EPA: No decision yet for Gowanus
The fate of the Gowanus Canal will remain in limbo, as the Environmental Protection Agency told this paper it will not be handing down a decision this week on whether to name the foul waterway a Superfund site.
While considered slim, there was a possibility the agency would have designated the canal a Superfund site when it updated its National Priorities List on Sept. 16.
“Based on the number of comments, it will take a significant amount of time to do them justice and respond,” said EPA spokesperson Elias Rodriguez. The agency has received close to 800 comments from the public about the proposed listing, he said.
“In some cases, the comments are very technical and can take a lot of time,” Rodriguez noted, adding that the quantity of comments “is a very large number and reflects high public interest.”
Rodriguez said the agency is reviewing every comment and preparing a responsiveness summary, which provides a comprehensive response to all major comments and concerns raised by the community/interested parties. “No decision will be made until that review is completed,” he said.
He said he could not give a time frame for a future announcement. The agency will next update the National Priorities List in March.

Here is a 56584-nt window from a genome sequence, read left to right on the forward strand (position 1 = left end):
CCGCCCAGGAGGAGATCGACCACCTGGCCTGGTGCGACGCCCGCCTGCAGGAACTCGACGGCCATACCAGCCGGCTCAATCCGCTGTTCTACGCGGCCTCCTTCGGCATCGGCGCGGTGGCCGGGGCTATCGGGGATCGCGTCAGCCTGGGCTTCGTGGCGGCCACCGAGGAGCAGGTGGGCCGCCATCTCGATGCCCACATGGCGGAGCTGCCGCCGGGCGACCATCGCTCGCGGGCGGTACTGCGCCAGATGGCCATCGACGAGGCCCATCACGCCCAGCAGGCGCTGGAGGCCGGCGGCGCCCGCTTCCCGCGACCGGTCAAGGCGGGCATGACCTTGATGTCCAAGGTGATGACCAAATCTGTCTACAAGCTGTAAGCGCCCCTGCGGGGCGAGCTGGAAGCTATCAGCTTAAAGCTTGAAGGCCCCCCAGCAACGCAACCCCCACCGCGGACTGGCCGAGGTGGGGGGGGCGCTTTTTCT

In April, the agency proposed conferring on the canal Superfund status, a title reserved for the country’s most polluted sites. The proposal generated relief from those who have waited years for the canal to be adequately cleaned, and revulsion from those who fear the Superfund ‘stigma’ could threaten hundreds of millions of dollars in private investment planned along the waterway.
Under the Superfund program, those responsible for the pollution pay for the cleanup or face still penalties. As this paper has reported, the EPA has already dispatched letters to National Grid, Consolidated Edison and Chemtura Corporation, alerting them they could be potentially responsible for cleaning the canal. The Bloomberg administration, which opposes the designation, has proposed an alternative scheme it says will remediate the canal up to the same standard as a federally overseen job.
By Gary Buiso
New York Post